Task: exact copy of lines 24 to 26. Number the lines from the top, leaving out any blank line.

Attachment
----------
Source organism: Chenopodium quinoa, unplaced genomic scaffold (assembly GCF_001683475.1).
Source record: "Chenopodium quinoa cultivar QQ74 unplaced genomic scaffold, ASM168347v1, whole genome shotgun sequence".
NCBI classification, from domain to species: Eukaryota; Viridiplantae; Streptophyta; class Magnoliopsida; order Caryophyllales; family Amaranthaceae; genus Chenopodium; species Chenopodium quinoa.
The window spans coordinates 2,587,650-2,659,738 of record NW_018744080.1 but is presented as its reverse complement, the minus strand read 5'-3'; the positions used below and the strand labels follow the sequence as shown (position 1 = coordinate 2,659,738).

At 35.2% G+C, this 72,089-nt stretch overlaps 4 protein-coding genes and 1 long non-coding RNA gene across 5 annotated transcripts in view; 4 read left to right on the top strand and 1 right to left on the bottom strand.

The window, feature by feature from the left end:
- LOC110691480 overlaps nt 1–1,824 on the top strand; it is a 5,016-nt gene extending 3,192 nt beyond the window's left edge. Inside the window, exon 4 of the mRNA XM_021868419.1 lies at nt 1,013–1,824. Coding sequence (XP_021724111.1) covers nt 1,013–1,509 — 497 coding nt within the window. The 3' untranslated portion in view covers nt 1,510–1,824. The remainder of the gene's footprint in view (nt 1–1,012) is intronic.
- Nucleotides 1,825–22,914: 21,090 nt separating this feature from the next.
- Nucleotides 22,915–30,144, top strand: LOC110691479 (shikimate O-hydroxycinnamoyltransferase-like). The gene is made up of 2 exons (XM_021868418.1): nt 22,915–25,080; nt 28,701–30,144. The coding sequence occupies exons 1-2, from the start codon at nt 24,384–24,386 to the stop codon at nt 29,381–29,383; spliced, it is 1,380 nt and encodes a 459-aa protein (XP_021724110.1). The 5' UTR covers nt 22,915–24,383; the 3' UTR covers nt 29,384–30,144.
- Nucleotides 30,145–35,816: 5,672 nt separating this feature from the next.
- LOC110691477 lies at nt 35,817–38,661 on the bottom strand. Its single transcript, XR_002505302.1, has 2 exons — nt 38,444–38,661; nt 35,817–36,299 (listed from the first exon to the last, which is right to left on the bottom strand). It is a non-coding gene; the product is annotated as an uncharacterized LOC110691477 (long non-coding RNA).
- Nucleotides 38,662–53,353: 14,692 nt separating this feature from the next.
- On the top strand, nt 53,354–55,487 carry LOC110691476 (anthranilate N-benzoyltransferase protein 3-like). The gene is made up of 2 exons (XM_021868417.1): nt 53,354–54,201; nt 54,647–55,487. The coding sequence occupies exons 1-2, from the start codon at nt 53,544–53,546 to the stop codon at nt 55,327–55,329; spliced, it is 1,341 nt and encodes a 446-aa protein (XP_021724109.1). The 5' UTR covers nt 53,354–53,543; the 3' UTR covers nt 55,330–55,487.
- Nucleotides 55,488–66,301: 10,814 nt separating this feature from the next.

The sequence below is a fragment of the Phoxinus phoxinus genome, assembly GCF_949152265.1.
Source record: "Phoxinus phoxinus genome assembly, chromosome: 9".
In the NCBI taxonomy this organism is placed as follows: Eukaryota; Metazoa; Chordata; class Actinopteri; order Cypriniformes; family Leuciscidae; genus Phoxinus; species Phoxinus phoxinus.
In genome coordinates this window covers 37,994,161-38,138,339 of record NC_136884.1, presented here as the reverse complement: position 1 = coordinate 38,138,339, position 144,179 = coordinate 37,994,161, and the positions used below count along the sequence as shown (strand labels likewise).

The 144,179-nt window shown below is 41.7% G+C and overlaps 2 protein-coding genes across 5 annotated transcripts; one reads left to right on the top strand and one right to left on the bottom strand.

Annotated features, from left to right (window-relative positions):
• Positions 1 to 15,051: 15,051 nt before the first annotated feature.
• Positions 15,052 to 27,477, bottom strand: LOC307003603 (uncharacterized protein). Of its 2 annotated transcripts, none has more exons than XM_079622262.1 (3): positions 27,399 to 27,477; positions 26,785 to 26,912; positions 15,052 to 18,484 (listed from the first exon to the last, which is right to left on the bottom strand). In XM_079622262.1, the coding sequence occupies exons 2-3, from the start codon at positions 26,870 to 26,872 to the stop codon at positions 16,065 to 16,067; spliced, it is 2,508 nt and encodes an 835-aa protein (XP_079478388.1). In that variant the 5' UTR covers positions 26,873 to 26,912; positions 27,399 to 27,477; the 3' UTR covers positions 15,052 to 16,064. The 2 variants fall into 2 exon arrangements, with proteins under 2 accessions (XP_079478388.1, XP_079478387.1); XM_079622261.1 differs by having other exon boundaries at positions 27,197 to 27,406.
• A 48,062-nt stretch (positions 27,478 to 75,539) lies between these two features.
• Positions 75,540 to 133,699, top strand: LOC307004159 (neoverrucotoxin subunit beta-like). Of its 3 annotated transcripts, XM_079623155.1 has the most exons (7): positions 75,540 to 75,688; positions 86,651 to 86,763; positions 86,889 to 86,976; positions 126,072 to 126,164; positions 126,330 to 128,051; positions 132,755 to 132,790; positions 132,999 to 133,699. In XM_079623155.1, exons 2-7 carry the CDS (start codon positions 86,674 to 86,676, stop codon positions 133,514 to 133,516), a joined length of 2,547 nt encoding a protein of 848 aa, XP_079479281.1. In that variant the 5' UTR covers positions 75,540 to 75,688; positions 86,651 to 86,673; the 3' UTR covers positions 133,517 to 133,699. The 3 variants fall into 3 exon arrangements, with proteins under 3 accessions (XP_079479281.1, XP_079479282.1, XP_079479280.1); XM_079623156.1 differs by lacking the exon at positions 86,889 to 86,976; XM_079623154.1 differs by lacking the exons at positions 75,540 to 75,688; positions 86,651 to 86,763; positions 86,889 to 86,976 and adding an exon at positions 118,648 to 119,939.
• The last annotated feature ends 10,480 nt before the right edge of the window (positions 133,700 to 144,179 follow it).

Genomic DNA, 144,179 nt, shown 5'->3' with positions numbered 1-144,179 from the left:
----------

• Positions 75,540 to 133,699, top strand: LOC307004159 (neoverrucotoxin subunit beta-like). Of its 3 annotated transcripts, XM_079623155.1 has the most exons (7): positions 75,540 to 75,688; positions 86,651 to 86,763; positions 86,889 to 86,976; positions 126,072 to 126,164; positions 126,330 to 128,051; positions 132,755 to 132,790; positions 132,999 to 133,699. In XM_079623155.1, exons 2-7 carry the CDS (start codon positions 86,674 to 86,676, stop codon positions 133,514 to 133,516), a joined length of 2,547 nt encoding a protein of 848 aa, XP_079479281.1. In that variant the 5' UTR covers positions 75,540 to 75,688; positions 86,651 to 86,673; the 3' UTR covers positions 133,517 to 133,699. The 3 variants fall into 3 exon arrangements, with proteins under 3 accessions (XP_079479281.1, XP_079479282.1, XP_079479280.1); XM_079623156.1 differs by lacking the exon at positions 86,889 to 86,976; XM_079623154.1 differs by lacking the exons at positions 75,540 to 75,688; positions 86,651 to 86,763; positions 86,889 to 86,976 and adding an exon at positions 118,648 to 119,939.
• The last annotated feature ends 10,480 nt before the right edge of the window (positions 133,700 to 144,179 follow it).

Genomic DNA, 144,179 nt, shown 5'->3' with positions numbered 1-144,179 from the left: